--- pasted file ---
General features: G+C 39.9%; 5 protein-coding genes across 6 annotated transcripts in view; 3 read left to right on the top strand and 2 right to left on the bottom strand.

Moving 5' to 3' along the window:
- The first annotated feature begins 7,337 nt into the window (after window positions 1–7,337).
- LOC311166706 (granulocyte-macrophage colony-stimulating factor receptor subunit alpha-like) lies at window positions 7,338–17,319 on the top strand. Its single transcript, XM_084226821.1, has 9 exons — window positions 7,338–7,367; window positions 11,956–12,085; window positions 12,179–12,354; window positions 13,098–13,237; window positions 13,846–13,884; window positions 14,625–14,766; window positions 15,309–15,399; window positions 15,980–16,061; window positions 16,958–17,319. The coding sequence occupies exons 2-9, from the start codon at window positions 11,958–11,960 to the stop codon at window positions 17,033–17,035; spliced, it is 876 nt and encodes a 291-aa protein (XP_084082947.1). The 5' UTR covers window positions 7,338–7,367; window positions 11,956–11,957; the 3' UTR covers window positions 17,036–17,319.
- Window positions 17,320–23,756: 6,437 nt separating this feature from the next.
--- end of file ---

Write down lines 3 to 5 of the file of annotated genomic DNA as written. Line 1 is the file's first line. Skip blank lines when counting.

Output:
- The first annotated feature begins 7,337 nt into the window (after window positions 1–7,337).
- LOC311166706 (granulocyte-macrophage colony-stimulating factor receptor subunit alpha-like) lies at window positions 7,338–17,319 on the top strand. Its single transcript, XM_084226821.1, has 9 exons — window positions 7,338–7,367; window positions 11,956–12,085; window positions 12,179–12,354; window positions 13,098–13,237; window positions 13,846–13,884; window positions 14,625–14,766; window positions 15,309–15,399; window positions 15,980–16,061; window positions 16,958–17,319. The coding sequence occupies exons 2-9, from the start codon at window positions 11,958–11,960 to the stop codon at window positions 17,033–17,035; spliced, it is 876 nt and encodes a 291-aa protein (XP_084082947.1). The 5' UTR covers window positions 7,338–7,367; window positions 11,956–11,957; the 3' UTR covers window positions 17,036–17,319.
- Window positions 17,320–23,756: 6,437 nt separating this feature from the next.